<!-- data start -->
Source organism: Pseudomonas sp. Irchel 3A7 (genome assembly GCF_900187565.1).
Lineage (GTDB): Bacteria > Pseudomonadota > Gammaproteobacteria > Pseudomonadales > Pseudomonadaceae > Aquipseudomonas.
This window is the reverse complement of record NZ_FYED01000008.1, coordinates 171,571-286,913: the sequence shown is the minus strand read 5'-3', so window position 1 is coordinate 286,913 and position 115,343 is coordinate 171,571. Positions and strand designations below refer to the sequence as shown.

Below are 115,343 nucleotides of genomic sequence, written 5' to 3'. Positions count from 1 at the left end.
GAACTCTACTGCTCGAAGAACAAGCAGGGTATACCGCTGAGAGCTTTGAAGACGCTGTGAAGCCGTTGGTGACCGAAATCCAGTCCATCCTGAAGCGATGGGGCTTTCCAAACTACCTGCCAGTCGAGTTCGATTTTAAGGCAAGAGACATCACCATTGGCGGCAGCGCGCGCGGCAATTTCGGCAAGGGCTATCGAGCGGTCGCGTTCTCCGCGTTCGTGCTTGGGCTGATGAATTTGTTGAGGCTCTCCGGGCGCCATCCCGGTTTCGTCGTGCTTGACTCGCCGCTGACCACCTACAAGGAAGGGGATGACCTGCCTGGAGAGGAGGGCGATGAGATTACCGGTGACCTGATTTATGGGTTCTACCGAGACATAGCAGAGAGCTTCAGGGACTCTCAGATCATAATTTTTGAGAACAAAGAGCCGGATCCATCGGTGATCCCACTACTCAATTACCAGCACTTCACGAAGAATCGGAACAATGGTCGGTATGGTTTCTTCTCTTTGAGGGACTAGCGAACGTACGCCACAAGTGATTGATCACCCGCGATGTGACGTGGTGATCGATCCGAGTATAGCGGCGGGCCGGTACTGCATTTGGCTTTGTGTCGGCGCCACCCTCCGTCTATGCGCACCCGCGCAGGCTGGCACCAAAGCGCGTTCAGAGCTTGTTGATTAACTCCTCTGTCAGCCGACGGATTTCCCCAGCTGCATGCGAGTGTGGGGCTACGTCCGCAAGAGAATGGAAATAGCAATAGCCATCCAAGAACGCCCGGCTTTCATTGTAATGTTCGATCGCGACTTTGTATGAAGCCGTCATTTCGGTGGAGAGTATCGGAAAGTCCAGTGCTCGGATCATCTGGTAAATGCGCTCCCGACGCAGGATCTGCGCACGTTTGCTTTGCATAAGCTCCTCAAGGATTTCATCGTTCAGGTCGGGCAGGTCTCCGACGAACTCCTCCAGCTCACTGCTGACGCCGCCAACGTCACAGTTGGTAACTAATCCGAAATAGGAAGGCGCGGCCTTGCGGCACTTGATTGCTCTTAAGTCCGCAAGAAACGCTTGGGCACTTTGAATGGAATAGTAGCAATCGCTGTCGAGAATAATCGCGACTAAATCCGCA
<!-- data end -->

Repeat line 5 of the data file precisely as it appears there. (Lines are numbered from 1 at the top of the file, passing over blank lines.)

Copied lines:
GAACTCTACTGCTCGAAGAACAAGCAGGGTATACCGCTGAGAGCTTTGAAGACGCTGTGAAGCCGTTGGTGACCGAAATCCAGTCCATCCTGAAGCGATGGGGCTTTCCAAACTACCTGCCAGTCGAGTTCGATTTTAAGGCAAGAGACATCACCATTGGCGGCAGCGCGCGCGGCAATTTCGGCAAGGGCTATCGAGCGGTCGCGTTCTCCGCGTTCGTGCTTGGGCTGATGAATTTGTTGAGGCTCTCCGGGCGCCATCCCGGTTTCGTCGTGCTTGACTCGCCGCTGACCACCTACAAGGAAGGGGATGACCTGCCTGGAGAGGAGGGCGATGAGATTACCGGTGACCTGATTTATGGGTTCTACCGAGACATAGCAGAGAGCTTCAGGGACTCTCAGATCATAATTTTTGAGAACAAAGAGCCGGATCCATCGGTGATCCCACTACTCAATTACCAGCACTTCACGAAGAATCGGAACAATGGTCGGTATGGTTTCTTCTCTTTGAGGGACTAGCGAACGTACGCCACAAGTGATTGATCACCCGCGATGTGACGTGGTGATCGATCCGAGTATAGCGGCGGGCCGGTACTGCATTTGGCTTTGTGTCGGCGCCACCCTCCGTCTATGCGCACCCGCGCAGGCTGGCACCAAAGCGCGTTCAGAGCTTGTTGATTAACTCCTCTGTCAGCCGACGGATTTCCCCAGCTGCATGCGAGTGTGGGGCTACGTCCGCAAGAGAATGGAAATAGCAATAGCCATCCAAGAACGCCCGGCTTTCATTGTAATGTTCGATCGCGACTTTGTATGAAGCCGTCATTTCGGTGGAGAGTATCGGAAAGTCCAGTGCTCGGATCATCTGGTAAATGCGCTCCCGACGCAGGATCTGCGCACGTTTGCTTTGCATAAGCTCCTCAAGGATTTCATCGTTCAGGTCGGGCAGGTCTCCGACGAACTCCTCCAGCTCACTGCTGACGCCGCCAACGTCACAGTTGGTAACTAATCCGAAATAGGAAGGCGCGGCCTTGCGGCACTTGATTGCTCTTAAGTCCGCAAGAAACGCTTGGGCACTTTGAATGGAATAGTAGCAATCGCTGTCGAGAATAATCGCGACTAAATCCGCA